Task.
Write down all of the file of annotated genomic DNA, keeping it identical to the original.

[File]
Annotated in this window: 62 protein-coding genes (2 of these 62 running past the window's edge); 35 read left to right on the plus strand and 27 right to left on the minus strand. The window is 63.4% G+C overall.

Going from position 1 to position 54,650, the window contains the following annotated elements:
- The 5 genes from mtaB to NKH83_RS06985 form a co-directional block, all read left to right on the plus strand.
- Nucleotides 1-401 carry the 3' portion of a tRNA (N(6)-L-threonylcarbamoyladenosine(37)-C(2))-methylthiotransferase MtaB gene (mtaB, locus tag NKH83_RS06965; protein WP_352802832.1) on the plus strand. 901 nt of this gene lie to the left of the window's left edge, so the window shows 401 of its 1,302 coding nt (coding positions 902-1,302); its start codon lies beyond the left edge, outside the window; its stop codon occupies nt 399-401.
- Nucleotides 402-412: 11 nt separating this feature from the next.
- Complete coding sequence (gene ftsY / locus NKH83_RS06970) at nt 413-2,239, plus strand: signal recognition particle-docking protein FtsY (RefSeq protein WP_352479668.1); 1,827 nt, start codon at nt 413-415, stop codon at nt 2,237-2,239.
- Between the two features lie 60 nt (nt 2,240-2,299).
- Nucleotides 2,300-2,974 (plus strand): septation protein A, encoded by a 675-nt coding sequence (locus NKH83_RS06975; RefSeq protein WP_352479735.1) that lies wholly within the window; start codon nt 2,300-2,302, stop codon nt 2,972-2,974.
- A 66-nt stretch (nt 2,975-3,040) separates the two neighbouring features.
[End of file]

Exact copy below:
Annotated in this window: 62 protein-coding genes (2 of these 62 running past the window's edge); 35 read left to right on the plus strand and 27 right to left on the minus strand. The window is 63.4% G+C overall.

Going from position 1 to position 54,650, the window contains the following annotated elements:
- The 5 genes from mtaB to NKH83_RS06985 form a co-directional block, all read left to right on the plus strand.
- Nucleotides 1-401 carry the 3' portion of a tRNA (N(6)-L-threonylcarbamoyladenosine(37)-C(2))-methylthiotransferase MtaB gene (mtaB, locus tag NKH83_RS06965; protein WP_352802832.1) on the plus strand. 901 nt of this gene lie to the left of the window's left edge, so the window shows 401 of its 1,302 coding nt (coding positions 902-1,302); its start codon lies beyond the left edge, outside the window; its stop codon occupies nt 399-401.
- Nucleotides 402-412: 11 nt separating this feature from the next.
- Complete coding sequence (gene ftsY / locus NKH83_RS06970) at nt 413-2,239, plus strand: signal recognition particle-docking protein FtsY (RefSeq protein WP_352479668.1); 1,827 nt, start codon at nt 413-415, stop codon at nt 2,237-2,239.
- Between the two features lie 60 nt (nt 2,240-2,299).
- Nucleotides 2,300-2,974 (plus strand): septation protein A, encoded by a 675-nt coding sequence (locus NKH83_RS06975; RefSeq protein WP_352479735.1) that lies wholly within the window; start codon nt 2,300-2,302, stop codon nt 2,972-2,974.
- A 66-nt stretch (nt 2,975-3,040) separates the two neighbouring features.